Horrible Monday: The New Gothic edited by Beth K. Lewis

The New Gothic edited by Beth K. Lewis

The New Gothic, an anthology of twelve stories, is edited by Beth K. Lewis and published by Stone Skin Press. It’s a good collection, worth reading.

Gothic horror usually counts on a mounting sense of dread and/or disgust to carry the reader, rather than shock or terror. The fear comes on more slowly, with that faint tickle at the back of your neck, and at its best, a gothic tale creates a sense of otherworldliness, where the characters, and the readers, begin to doubt their own senses. A gothic tale is more likely to rely on a dilapidated house or a dark stretch of forest than gore, dismemberment or mayhem to pack its emotional punch.

The word “New” in the title is a bit of false advertising. None of these stories moves too far from the familiar conventions of the sub-genre. On one hand, it would be difficult to write a... Read More

Direct Descent: Frank Herbert’s worst novel

Direct Descent by Frank Herbert

Direct Descent (1980) is by a fair margin the weakest novel by Frank Herbert I've read.

In the far future the whole of Earth's interior has been taken up by a gigantic library. Ships travel the known universe to collect information about just about everything and bring it back to Earth to archive it and make it available to the entire galaxy. The first and foremost rule of this organization is always obey the government whomever that may be — a rule meant to underline the library’s strict neutrality. But what if the government sends its warships at you? How can you defend yourself armed with archives full of useless knowledge and a policy of strict obedience?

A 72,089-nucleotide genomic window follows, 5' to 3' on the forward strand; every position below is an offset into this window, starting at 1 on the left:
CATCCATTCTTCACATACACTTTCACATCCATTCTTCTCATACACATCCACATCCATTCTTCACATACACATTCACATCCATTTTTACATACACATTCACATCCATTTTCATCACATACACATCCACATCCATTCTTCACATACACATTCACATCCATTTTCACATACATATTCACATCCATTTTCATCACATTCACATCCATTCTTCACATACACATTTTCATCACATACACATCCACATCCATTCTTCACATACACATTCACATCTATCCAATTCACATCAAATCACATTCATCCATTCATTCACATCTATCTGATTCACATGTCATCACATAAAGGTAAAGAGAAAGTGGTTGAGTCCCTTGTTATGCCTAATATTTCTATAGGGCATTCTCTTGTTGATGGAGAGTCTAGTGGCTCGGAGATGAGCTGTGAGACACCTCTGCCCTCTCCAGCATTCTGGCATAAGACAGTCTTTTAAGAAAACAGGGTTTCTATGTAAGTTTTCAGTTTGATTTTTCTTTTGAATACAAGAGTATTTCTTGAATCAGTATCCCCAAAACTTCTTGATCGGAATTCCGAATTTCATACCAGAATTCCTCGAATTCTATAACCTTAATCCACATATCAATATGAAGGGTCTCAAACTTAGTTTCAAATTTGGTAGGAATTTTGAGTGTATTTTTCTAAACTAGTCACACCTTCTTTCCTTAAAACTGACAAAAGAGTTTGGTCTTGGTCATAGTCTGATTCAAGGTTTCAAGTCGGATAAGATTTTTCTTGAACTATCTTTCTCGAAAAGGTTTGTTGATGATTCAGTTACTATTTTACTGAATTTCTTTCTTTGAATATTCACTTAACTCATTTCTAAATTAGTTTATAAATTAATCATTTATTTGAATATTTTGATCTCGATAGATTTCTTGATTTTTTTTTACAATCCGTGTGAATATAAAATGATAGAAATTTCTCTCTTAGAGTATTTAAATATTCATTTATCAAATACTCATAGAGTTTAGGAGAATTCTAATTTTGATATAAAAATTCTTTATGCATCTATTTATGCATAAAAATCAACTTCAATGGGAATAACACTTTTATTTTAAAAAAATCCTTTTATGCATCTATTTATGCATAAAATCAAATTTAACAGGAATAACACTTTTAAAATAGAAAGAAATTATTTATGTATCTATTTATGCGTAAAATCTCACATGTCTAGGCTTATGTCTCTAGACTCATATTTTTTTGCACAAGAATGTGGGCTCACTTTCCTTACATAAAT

Direct Descent is expanded from the short story “The Pack Rat Planet,” which first appeared in Astounding in December 1954. It is one of Herbert's earliest scie... Read More

Sunday Status Update: September 28, 2014

This week, a rather tired meme.

Shepard: I'm Commander Shepard, and this is my favorite site on the Citadel.

BillThis week I read Michel Faber’s The Book of Strange New Things and Violet Kupersmith’s story collection—The Frangipani Hotel. Faber’s was a bit overly long, and the speculative fiction aspects were the weakest part of the novel, but it was overall a serious and thoughtful exploration of relationships, religion, and humanity.  Kupersmith’s collection, meanwhile, was filled with solid stories—many of them involving supernatural creatures/events—but I can’t say any single story blew me away.  Currently, I’m in... Read More

The DC Infinite Crisis and the “Old” 52 (Part 2): “Lightning Strikes Twice” by Judd Winick

The DC Infinite Crisis and the “Old” 52 (Part 2): “Lightning Strikes Twice” by Judd Winick

In Part One, I gave an introduction to this series and discussed Countdown to Infinite Crisis #1 (it's available on Comixology or in the trade paperback The OMAC Project). This second review is about the first three issues included in the trade paperback Day of Vengeance. These issues, by Judd Winick, tell the three-part Read More